Dr Lou: There are longstanding expert guidelines that suggest starting colorectal cancer screenings at age 50. One exception to this rule is if you have had a close relative (eg, parent, sibling) diagnosed with colorectal cancer at a relatively young age. For example, if a parent were diagnosed at age 52, then it would be recommended that that person’s child start colorectal cancer screenings as much as 10 years before the age of the parent’s diagnosis. In this case, age 42. Another exception would be, at any age, if you were to develop unusual symptoms, including abdominal cramps or bleeding in the stool, that—after medical evaluation—could not be explained by any other cause. In that case, colorectal cancer should be at least considered and screened for. With recent reports of more young adults (under 50 years old) being diagnosed with colorectal cancer, there has been more debate in recent memory of whether Americans should consider screening sooner than age 50. In the years to come, we may see recommendations for screening at earlier ages.
Q: What are you doing to advance colorectal cancer research?
Dr Lou: In addition to treating patients with gastrointestinal cancers at the Masonic Cancer Center, I am a researcher. I lead a laboratory that investigates colorectal cancers at the cellular and molecular levels, with the goal of trying to figure out how these cancer cells communicate with each other and how this communication is vital to growth of tumors. If this communication is truly as critical as we believe, then stopping or interfering with it would be a unique way we can halt tumor growth and stop colorectal cancers. I also lead efforts to integrate new technologies, such as application of molecular diagnostics, to understand new ways we can treat patients. In several ongoing studies with collaborators at the University of Minnesota and the National Institutes of Health, we are examining new molecular changes discovered in tumors from patients treated at the University. We believe some of these mutations may give us better insight into what drives the formation of colorectal cancers and why some forms are more resistant to treatment. Above all, my team and I are dedicated to advancing colorectal cancer research because we owe it to all patients—past, current and future—to find ways to better treat this cancer and aim for cures.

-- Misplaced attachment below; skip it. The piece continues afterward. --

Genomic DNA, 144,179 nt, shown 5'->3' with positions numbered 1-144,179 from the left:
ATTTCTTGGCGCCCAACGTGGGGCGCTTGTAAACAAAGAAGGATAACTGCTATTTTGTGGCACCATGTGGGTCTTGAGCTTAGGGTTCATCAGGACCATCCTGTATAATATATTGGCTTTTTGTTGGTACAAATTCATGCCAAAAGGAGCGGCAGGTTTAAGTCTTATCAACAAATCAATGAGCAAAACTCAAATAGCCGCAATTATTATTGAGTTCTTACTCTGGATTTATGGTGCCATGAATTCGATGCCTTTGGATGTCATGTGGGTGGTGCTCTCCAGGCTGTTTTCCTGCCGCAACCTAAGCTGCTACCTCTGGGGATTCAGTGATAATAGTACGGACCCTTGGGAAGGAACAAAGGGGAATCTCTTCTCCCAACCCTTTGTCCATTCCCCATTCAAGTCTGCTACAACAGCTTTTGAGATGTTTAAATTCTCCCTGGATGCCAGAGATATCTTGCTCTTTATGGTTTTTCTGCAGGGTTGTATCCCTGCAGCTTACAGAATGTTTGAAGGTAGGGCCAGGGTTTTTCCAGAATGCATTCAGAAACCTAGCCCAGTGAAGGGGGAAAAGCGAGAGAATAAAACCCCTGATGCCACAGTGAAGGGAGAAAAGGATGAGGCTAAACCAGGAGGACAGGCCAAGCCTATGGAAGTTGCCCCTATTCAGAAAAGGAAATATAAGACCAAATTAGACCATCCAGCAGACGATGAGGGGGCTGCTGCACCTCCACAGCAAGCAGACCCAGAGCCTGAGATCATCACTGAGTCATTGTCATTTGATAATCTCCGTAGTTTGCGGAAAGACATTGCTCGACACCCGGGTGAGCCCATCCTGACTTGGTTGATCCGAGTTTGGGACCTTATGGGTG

Dr Emil Lou is an oncologist at the University of Minnesota Medical School and M Health Fairview. He is also the medical director of the clinical trials office-solid tumors unit at Masonic Cancer Center. His areas of expertise include colorectal, pancreatic, esophageal and gastric cancers.
About “Talking…with U of M”
“Talking…with U of M” is a resource whereby University of Minnesota faculty answer questions on current and other topics of general interest. Feel free to republish this content. If you would like to schedule an interview with the faculty member or have topics you’d like the University of Minnesota to explore for future “Talking…with U of M,” please contact University Public Relations at email@example.com.
About the University of Minnesota Medical School
The University of Minnesota Medical School is at the forefront of learning and discovery, transforming medical care and educating the next generation of physicians. Our graduates and faculty produce high-impact biomedical research and advance the practice of medicine. We acknowledge that the U of M Medical School, both the Twin Cities campus and Duluth campus, is located on traditional, ancestral and contemporary lands of the Dakota and the Ojibwe, and scores of other Indigenous people, and we affirm our commitment to tribal communities and their sovereignty as we seek to improve and strengthen our relations with tribal nations. Learn more at med.umn.edu.